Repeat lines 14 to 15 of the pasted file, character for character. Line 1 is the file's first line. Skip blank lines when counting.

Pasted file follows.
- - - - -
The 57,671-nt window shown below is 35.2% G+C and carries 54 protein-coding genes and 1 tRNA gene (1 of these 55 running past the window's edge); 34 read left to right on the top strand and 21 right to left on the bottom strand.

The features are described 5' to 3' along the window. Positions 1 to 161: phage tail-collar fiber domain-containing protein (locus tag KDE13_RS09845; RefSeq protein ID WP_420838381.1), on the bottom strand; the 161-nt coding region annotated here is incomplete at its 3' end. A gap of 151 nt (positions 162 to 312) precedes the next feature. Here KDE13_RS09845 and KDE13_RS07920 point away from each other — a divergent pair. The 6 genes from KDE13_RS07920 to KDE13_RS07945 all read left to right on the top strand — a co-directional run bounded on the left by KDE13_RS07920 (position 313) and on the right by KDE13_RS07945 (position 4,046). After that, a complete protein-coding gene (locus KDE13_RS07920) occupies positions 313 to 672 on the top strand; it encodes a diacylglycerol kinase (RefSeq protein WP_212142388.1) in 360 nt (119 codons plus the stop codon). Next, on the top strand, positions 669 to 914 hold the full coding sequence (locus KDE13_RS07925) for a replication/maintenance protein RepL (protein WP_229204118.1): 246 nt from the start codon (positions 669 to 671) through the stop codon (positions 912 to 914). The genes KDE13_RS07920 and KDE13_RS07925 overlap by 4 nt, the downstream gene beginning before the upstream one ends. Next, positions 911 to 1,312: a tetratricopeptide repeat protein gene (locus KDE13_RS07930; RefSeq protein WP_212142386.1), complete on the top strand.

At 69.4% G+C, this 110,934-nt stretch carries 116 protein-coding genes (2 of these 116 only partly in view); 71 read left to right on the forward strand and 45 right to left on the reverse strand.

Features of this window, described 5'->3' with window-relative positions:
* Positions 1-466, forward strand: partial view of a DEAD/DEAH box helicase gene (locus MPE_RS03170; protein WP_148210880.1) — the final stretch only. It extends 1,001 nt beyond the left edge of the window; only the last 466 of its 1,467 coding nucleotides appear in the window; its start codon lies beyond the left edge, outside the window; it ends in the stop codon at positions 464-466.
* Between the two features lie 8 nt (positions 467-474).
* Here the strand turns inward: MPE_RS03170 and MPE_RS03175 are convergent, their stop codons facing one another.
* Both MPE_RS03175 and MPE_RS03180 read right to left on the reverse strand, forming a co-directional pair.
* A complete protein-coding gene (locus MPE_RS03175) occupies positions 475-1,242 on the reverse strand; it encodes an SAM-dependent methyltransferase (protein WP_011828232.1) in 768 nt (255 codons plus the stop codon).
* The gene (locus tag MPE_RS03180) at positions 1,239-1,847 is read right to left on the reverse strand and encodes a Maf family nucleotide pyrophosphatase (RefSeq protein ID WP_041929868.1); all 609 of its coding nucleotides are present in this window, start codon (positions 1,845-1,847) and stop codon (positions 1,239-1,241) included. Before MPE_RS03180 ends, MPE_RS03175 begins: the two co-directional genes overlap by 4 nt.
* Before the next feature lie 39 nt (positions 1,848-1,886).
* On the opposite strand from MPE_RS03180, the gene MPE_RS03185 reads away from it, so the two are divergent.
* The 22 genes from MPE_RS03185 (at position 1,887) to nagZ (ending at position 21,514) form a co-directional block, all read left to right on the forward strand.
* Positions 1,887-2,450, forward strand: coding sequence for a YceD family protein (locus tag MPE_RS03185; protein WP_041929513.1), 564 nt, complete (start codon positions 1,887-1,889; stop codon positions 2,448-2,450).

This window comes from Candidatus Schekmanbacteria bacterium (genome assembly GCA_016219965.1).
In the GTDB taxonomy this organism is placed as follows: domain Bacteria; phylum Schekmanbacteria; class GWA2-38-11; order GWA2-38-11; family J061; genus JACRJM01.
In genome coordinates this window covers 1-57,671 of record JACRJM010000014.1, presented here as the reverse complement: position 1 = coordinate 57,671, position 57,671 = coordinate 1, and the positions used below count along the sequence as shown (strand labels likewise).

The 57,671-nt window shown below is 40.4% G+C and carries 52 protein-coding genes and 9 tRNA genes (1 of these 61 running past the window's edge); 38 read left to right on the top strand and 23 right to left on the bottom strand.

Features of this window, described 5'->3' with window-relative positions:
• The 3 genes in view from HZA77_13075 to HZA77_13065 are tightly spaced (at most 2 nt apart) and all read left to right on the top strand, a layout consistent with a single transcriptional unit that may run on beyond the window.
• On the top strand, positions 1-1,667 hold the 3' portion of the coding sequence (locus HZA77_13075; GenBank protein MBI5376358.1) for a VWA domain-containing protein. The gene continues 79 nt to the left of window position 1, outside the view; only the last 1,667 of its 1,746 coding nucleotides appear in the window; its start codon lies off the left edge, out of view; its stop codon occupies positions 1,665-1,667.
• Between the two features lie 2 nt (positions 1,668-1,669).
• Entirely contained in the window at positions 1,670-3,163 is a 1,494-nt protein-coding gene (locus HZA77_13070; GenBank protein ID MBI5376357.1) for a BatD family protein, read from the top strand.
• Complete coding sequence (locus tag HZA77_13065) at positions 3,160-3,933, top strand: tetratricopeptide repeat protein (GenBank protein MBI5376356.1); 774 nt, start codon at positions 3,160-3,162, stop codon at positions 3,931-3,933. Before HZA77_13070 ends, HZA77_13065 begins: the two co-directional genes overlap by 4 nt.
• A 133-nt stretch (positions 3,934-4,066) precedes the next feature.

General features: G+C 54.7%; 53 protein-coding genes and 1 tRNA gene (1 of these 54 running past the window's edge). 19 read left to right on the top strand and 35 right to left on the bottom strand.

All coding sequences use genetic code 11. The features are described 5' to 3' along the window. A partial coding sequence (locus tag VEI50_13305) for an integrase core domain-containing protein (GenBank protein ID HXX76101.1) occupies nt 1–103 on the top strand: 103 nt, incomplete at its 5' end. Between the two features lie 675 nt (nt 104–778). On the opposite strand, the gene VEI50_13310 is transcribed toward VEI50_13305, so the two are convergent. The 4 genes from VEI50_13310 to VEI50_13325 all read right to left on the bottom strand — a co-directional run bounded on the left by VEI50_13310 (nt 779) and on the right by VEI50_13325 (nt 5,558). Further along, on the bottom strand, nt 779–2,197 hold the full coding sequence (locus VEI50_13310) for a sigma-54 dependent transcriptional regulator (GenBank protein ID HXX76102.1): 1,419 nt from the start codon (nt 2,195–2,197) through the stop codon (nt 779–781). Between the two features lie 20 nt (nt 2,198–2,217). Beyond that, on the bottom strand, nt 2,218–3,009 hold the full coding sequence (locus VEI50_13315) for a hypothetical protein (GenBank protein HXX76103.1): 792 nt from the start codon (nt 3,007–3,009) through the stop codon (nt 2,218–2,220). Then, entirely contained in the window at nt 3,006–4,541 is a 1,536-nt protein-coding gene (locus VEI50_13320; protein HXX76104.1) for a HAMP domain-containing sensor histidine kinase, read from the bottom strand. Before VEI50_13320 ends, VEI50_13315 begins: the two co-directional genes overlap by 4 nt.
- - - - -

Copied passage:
* Positions 1,887-2,450, forward strand: coding sequence for a YceD family protein (locus tag MPE_RS03185; protein WP_041929513.1), 564 nt, complete (start codon positions 1,887-1,889; stop codon positions 2,448-2,450).

This window comes from Candidatus Schekmanbacteria bacterium (genome assembly GCA_016219965.1).